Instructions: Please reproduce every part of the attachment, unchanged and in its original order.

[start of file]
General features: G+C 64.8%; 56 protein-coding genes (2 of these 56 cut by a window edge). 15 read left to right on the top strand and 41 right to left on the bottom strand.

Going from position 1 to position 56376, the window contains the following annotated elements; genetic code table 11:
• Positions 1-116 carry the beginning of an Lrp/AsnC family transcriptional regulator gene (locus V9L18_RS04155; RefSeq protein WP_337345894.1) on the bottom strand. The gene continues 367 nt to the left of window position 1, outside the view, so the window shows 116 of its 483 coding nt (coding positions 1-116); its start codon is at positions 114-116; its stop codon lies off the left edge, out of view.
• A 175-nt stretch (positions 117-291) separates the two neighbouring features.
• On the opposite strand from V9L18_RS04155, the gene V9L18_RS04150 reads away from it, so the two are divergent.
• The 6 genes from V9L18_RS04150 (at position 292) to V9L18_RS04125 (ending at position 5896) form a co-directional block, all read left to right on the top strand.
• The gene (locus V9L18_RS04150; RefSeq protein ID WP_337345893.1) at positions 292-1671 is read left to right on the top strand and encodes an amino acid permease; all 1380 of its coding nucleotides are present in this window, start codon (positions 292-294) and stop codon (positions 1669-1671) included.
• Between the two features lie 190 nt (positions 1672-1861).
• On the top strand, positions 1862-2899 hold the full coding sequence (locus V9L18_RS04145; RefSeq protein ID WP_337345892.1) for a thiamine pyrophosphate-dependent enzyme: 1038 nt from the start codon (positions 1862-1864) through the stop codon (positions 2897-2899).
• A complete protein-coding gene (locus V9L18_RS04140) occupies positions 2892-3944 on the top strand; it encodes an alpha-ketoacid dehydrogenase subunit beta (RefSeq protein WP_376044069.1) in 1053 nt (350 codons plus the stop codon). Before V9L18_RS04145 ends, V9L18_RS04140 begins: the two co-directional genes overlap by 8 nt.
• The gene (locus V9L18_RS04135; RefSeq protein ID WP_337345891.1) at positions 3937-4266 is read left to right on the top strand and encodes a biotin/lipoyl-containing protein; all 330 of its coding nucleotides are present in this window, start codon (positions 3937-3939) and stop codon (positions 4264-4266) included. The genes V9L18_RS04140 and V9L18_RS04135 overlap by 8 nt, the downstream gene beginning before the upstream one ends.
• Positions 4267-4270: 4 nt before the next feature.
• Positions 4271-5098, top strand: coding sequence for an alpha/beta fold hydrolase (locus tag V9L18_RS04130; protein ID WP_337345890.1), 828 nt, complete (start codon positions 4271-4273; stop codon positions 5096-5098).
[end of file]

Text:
General features: G+C 64.8%; 56 protein-coding genes (2 of these 56 cut by a window edge). 15 read left to right on the top strand and 41 right to left on the bottom strand.

Going from position 1 to position 56376, the window contains the following annotated elements; genetic code table 11:
• Positions 1-116 carry the beginning of an Lrp/AsnC family transcriptional regulator gene (locus V9L18_RS04155; RefSeq protein WP_337345894.1) on the bottom strand. The gene continues 367 nt to the left of window position 1, outside the view, so the window shows 116 of its 483 coding nt (coding positions 1-116); its start codon is at positions 114-116; its stop codon lies off the left edge, out of view.
• A 175-nt stretch (positions 117-291) separates the two neighbouring features.
• On the opposite strand from V9L18_RS04155, the gene V9L18_RS04150 reads away from it, so the two are divergent.
• The 6 genes from V9L18_RS04150 (at position 292) to V9L18_RS04125 (ending at position 5896) form a co-directional block, all read left to right on the top strand.
• The gene (locus V9L18_RS04150; RefSeq protein ID WP_337345893.1) at positions 292-1671 is read left to right on the top strand and encodes an amino acid permease; all 1380 of its coding nucleotides are present in this window, start codon (positions 292-294) and stop codon (positions 1669-1671) included.
• Between the two features lie 190 nt (positions 1672-1861).
• On the top strand, positions 1862-2899 hold the full coding sequence (locus V9L18_RS04145; RefSeq protein ID WP_337345892.1) for a thiamine pyrophosphate-dependent enzyme: 1038 nt from the start codon (positions 1862-1864) through the stop codon (positions 2897-2899).
• A complete protein-coding gene (locus V9L18_RS04140) occupies positions 2892-3944 on the top strand; it encodes an alpha-ketoacid dehydrogenase subunit beta (RefSeq protein WP_376044069.1) in 1053 nt (350 codons plus the stop codon). Before V9L18_RS04145 ends, V9L18_RS04140 begins: the two co-directional genes overlap by 8 nt.
• The gene (locus V9L18_RS04135; RefSeq protein ID WP_337345891.1) at positions 3937-4266 is read left to right on the top strand and encodes a biotin/lipoyl-containing protein; all 330 of its coding nucleotides are present in this window, start codon (positions 3937-3939) and stop codon (positions 4264-4266) included. The genes V9L18_RS04140 and V9L18_RS04135 overlap by 8 nt, the downstream gene beginning before the upstream one ends.
• Positions 4267-4270: 4 nt before the next feature.
• Positions 4271-5098, top strand: coding sequence for an alpha/beta fold hydrolase (locus tag V9L18_RS04130; protein ID WP_337345890.1), 828 nt, complete (start codon positions 4271-4273; stop codon positions 5096-5098).